The hunting of whales has depleted their population significantly, there is no denying that, but the forceful demands to give up on a tradition spanning hundreds of years is almost unrealistic. On the other hand, hunters today are used not just for sport, but to maintain a steady wildlife population that benefits entire ecosystems. There are seasons for whaling as well, but more often than not, whalers tend to dismiss these regulations and hunt more than their quota allows, therefore causing the whale population to sink over time[12],[13]. It seems as if the need to deliberately violate rules or to intentionally criticize the other is the reasonfor the issues that have manifested themselves. Whale populations across the globe would remain healthy if the industry would stick to their quotas, and whalers would mostlikely hunt less whales if the remainder of the world weren’t demeaning them recurrently. Wesolowski brings in a possible solution to this issue; a compromise. He says, “those nations who might want to continue to whale could purchase additional whale quotas from nations that value them less, with any additional profits reinvested into oceanic environmental clean-up”[14]. Negotiations like these would aid in solving the contemporary issue that is whaling, and allow for necessary action to take place that would lead to the development of a society based around cooperation rather than division. Understanding what has developed because of this conflict, of course, and how it relates to the contemporary issue as a whole is essential to solving it.

A negative spotlight shines down on the whaling industry, man-made in construction and biased in nature. The spotlight illuminates the so-called cruelty or immoral nature of whaling and all who partake in it. Keerthana also mentions that a number of truths meant to be disturbing are revealed, and writes, “despite a ban, whaling is continued in countries like Japan, Norway and Iceland. As many as 2000 whales are killed every year”[15]. Keerthana explains two issues here within the scale of a larger one. Whalers are ignoring a legal ban, and more whales are dying because of it. The problems found here are both associated with the whaling industry, which supports the ideals presented by the anti-whaling community. However, in the article, “Conference to Debate Whaling Ban, Norman Webster stated “we believe that the survival of a species should take precedence over the rights of one particular cultural group of human beings”[16], clearly showing an absolute disrespect for the cultural practices demonstrated by several nations. With this, anti-whaling activists are now also put in a shallow light, and makes way for an even playing field between the two teams; the whaling industry and those against it. Cooperation between the two parties is how this contemporary issue is put to rest, which is clearly seen in Jean Howarth’s article “Fighting For Whales in Ring, Not on Sidelines, where she says “Most nations of the world are not interested in commercial whaling. A few of them who actively oppose whaling belong to the IWC … Even if they were, they could not legally prevent the whaling nations from killing whales. They can only try to convince them that their practices are wrong, and they can do that more effectively within the IWC than by criticizing them from outside”[17]. Howarth is able to reiterate the central issue here. Focusing more on peaceful means of compromise rather than offensive targeting is how progress towards a common goal can be made, and is the answer to the whaling debate.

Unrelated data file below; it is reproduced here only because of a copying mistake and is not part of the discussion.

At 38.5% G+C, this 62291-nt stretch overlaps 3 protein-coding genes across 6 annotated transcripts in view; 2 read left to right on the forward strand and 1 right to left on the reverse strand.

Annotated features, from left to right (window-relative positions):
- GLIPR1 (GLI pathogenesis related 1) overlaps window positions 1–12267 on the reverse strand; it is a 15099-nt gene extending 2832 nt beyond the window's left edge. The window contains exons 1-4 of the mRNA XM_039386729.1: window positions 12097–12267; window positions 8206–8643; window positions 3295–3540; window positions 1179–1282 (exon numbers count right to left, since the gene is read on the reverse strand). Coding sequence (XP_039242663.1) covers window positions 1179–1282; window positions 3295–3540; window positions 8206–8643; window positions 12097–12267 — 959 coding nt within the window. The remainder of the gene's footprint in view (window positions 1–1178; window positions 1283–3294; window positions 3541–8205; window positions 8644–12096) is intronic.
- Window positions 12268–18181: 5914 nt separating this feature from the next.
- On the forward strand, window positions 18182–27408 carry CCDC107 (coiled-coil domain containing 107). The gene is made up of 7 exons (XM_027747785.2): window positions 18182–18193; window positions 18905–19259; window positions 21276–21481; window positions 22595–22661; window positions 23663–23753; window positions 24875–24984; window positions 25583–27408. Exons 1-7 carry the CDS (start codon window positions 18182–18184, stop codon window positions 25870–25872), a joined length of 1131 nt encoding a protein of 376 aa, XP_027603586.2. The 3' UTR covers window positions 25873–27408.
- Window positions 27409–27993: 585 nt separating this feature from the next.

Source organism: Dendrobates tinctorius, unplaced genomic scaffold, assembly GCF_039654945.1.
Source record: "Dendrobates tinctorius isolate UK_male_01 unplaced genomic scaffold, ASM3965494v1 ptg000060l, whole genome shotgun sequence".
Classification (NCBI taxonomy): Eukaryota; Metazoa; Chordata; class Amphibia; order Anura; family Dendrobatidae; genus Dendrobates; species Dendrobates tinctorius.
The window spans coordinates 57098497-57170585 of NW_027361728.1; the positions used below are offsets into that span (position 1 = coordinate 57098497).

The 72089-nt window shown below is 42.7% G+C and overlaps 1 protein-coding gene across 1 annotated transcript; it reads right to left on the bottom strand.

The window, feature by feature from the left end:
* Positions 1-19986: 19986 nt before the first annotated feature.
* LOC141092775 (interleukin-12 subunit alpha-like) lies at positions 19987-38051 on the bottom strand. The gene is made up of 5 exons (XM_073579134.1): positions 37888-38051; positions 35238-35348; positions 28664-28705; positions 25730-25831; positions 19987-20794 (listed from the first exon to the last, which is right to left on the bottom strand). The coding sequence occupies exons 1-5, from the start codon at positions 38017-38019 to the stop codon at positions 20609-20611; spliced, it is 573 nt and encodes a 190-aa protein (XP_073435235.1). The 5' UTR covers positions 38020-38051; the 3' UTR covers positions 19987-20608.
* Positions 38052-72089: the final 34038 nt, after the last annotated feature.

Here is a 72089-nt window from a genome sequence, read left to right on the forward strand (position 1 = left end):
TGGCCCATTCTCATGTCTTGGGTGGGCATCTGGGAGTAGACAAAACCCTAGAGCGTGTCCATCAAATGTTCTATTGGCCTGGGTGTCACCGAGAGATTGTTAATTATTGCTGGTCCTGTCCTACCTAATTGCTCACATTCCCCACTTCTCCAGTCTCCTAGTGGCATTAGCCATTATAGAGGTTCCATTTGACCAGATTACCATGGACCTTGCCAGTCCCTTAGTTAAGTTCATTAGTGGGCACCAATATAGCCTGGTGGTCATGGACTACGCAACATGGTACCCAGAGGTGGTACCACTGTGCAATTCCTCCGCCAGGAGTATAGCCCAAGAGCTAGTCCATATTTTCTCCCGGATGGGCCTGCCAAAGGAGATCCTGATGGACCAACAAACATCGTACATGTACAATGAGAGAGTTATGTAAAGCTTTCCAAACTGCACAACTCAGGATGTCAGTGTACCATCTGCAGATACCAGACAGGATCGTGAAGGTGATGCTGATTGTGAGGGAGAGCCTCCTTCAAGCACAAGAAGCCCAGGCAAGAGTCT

The roots of the whaling debate stem from the newfound societal ideals that surround progress, and the casting off of practices not desirable, or suitable, for a sensitive world. It may seem contradictory in the sense that this sensitivity is being used to save whales, but at the same time, is a negative aspect of this issue. This developed sensitivity plays the role of a double edge sword, benefiting certain facets of life and devastating others. Whaling is a victim of this sensitivity, however, those who do whale fight back in order to maintain tradition and cultural practice, for it represents the way of life for many societies and the primary means by which ancestral peoples, and their subsequent generations, have survived. So here lies the center of this contemporary issue, the integrated sensitivities among certain topics, whaling being of them, and the seemingly unsolvable disputes that follow suit. Taking strides to understand the ways in which issues such as this can be addressed is vital, for it allows for a future with compromise, and in this case, a future in which whales can return to the depths of their vast home, instead of being brought to the surface, like they have been for centuries.